That the "war on terror" is a matter of situational ethics cannot be more clearly demonstrated than by the decision of the US State Department yesterday to remove the Marxist-Islamist death and murder cult, Mujahedeen Khalq (MeK), from the US terror list.
As Glenn Greenwald pointed out earlier this year, the MeK is jointly funded and trained by Israeli and US intelligence to carry out murder and mayhem inside Iran against civilian targets. It is the murderous and violent vanguard of the US and Israeli war against Iran. It launders money from Israel and the US through US politicians who on one side of their mouths scream about the need to fight terrorism while on the other they accept millions to lobby for one of the most brutal and bizarre terrorist cults on earth.
Many do not realize that the MeK was not always opposed to those currently ruling Iran and their revolutionary forebears. In fact they fought alongside the current regime to overthrow the Shah and seize the US embassy in Tehran. As often happens with revolutions, the MeK was formed after a falling out among the revolutionaries. In many ways they have become more fanatical than the group who eventually took charge in Iran. It appears the only arrow in Washington's foreign policy quiver is to support the most radical and extremist elements in hopes they will overthrow the "bad guys" and not afterwards turn against us. Ambassador Stevens's untimely end is just one recent bit of evidence of the success of that strategy.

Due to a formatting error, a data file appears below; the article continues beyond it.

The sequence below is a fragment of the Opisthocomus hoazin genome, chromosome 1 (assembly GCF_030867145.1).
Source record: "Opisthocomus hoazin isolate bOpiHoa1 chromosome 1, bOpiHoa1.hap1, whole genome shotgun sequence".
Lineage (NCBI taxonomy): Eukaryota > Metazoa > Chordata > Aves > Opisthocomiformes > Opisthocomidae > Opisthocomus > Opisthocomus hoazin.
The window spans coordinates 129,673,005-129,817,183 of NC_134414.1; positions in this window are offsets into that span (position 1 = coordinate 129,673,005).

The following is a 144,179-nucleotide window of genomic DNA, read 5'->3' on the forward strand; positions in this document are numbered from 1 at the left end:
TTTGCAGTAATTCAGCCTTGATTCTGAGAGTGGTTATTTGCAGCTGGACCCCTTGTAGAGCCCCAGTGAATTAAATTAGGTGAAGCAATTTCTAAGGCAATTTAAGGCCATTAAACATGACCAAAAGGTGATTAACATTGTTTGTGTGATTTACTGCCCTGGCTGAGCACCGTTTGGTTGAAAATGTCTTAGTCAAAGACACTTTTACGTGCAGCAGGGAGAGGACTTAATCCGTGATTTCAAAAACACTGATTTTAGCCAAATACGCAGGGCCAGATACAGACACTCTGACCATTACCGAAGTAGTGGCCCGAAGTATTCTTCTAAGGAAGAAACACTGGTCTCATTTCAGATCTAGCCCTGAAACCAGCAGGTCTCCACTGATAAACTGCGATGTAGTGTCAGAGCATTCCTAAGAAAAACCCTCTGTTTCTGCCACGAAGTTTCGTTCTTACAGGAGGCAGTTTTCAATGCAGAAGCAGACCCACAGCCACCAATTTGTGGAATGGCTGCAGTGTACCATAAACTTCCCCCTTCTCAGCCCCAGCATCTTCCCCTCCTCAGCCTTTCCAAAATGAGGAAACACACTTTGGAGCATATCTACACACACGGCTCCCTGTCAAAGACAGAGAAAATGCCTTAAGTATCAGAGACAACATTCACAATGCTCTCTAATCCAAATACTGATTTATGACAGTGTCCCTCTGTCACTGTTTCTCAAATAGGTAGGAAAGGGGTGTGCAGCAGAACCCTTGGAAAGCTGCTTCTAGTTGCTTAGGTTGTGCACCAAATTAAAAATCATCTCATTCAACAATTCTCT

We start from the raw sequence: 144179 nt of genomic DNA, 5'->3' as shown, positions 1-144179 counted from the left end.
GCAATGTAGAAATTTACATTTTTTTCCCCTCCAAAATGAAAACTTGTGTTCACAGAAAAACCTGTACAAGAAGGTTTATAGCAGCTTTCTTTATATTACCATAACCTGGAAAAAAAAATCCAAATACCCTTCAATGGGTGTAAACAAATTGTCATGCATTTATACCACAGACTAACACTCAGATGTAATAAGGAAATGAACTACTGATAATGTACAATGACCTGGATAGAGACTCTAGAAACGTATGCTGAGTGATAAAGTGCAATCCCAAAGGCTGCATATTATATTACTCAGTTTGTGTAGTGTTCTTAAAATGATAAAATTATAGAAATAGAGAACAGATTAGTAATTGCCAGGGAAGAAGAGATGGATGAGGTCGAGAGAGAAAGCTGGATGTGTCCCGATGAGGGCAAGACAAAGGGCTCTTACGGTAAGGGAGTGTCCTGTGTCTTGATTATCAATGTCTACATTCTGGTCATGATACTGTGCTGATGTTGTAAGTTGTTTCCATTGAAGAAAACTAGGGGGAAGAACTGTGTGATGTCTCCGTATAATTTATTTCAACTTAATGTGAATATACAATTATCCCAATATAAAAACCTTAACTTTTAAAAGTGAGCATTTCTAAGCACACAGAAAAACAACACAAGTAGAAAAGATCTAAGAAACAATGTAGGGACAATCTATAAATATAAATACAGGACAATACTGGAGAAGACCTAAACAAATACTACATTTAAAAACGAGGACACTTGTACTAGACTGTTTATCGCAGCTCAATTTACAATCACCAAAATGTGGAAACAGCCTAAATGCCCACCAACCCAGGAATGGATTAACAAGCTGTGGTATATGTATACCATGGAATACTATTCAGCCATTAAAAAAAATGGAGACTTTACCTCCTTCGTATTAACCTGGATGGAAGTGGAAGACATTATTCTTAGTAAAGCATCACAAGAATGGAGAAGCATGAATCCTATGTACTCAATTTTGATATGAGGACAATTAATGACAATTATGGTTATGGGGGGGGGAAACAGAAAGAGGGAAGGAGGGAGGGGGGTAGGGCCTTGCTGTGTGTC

How are politicians who promote the MeK — paid handsomely or not — not "providing material support for terrorism"? Perhaps they should be subject to some of the laws they pass on the matter. I wonder how many MeK backers voted for NDAA...
For more background, please see this excellent piece by my favorite Iran-watchers, Leverett & Leverett.
See this from the Leveretts piece:
"...once the MEK is formally off the FTO list—a legally defined process that will take a few months to play out—Congress will be appropriating money to support the monafeqin as the vanguard of a new American strategy for regime change in Iran. In the 1990s, similar enthusiasm for Ahmad Chalabi and the Iraqi National Congress—who were about as unpopular among Iraqis as the MEK is among Iranians—led to President Clinton’s signing of the Iraq Liberation Act, which paved the way for George W. Bush’s decision to invade Iraq in 2003. The chances for such a scenario to play out with regard to Iran over the next few years—with even more disastrous consequences for America’s strategic and moral standing—got a lot higher today."